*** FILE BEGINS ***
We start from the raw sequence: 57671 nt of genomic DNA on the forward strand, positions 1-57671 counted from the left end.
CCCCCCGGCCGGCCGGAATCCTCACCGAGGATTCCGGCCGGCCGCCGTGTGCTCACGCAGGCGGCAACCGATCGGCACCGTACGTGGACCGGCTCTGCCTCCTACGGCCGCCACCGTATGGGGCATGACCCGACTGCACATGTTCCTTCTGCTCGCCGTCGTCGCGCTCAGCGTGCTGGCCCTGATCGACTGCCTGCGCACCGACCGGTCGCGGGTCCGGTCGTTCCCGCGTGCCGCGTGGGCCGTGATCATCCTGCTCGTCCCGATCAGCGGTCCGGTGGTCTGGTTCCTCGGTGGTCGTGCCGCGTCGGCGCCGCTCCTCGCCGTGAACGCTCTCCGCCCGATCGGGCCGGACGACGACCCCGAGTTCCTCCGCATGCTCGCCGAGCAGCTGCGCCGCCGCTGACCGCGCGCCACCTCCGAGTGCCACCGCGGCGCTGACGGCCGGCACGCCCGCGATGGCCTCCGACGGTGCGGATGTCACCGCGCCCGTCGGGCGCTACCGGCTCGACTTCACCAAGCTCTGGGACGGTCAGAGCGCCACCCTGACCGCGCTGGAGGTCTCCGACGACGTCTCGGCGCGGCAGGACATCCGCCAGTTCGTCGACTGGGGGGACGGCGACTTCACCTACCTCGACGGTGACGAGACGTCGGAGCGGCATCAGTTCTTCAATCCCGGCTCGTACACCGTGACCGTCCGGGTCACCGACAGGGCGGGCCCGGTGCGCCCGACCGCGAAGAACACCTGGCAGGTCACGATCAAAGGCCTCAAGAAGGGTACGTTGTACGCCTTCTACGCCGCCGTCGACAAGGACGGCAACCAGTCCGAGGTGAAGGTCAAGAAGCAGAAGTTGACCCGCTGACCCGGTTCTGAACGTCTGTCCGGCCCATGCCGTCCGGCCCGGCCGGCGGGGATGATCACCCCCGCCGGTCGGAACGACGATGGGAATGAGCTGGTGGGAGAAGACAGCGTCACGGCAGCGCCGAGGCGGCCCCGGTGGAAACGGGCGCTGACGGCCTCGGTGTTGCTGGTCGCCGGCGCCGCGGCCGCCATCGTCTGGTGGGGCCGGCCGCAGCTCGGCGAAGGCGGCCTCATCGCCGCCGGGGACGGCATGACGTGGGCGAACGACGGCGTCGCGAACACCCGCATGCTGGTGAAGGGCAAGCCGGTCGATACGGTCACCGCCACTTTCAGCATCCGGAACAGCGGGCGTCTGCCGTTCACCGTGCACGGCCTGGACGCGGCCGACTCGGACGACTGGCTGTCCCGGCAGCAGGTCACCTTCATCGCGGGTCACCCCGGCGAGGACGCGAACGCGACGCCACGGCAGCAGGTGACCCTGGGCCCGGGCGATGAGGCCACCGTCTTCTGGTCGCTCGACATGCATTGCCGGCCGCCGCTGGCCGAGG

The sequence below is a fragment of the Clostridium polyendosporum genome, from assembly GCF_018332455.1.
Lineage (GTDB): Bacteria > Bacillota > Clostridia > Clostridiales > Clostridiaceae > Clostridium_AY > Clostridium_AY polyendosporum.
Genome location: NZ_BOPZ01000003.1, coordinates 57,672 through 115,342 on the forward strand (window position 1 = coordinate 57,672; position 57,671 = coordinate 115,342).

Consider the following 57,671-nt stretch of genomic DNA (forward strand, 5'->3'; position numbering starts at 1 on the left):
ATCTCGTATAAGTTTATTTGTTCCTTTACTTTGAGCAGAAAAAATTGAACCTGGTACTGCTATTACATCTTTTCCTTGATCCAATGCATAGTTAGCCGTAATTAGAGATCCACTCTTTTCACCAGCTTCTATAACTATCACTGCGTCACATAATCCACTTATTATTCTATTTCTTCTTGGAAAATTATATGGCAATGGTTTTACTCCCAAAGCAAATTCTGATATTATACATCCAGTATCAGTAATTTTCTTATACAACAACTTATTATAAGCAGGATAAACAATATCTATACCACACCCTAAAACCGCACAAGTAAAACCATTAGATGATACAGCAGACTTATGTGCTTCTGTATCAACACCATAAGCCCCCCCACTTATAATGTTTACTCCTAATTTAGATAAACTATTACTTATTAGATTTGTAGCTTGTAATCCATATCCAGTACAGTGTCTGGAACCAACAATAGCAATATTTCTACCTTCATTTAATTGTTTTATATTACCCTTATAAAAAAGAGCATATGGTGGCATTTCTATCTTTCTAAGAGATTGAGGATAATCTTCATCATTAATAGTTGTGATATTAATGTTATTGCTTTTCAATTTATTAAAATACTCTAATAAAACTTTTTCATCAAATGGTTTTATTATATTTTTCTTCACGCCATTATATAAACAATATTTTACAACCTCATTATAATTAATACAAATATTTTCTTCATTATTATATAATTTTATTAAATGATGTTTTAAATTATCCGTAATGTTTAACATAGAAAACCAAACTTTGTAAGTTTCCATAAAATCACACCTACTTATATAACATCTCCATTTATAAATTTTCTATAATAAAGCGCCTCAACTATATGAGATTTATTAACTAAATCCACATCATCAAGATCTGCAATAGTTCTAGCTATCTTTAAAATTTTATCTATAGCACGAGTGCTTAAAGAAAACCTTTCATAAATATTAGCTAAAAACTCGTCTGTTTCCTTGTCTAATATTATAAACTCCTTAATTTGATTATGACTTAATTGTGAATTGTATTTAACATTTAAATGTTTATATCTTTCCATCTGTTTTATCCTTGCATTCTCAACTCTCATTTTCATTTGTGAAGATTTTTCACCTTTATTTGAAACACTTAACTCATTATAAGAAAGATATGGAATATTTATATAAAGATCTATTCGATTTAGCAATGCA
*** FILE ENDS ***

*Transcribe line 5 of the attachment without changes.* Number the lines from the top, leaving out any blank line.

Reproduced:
Genome location: NZ_BOPZ01000003.1, coordinates 57,672 through 115,342 on the forward strand (window position 1 = coordinate 57,672; position 57,671 = coordinate 115,342).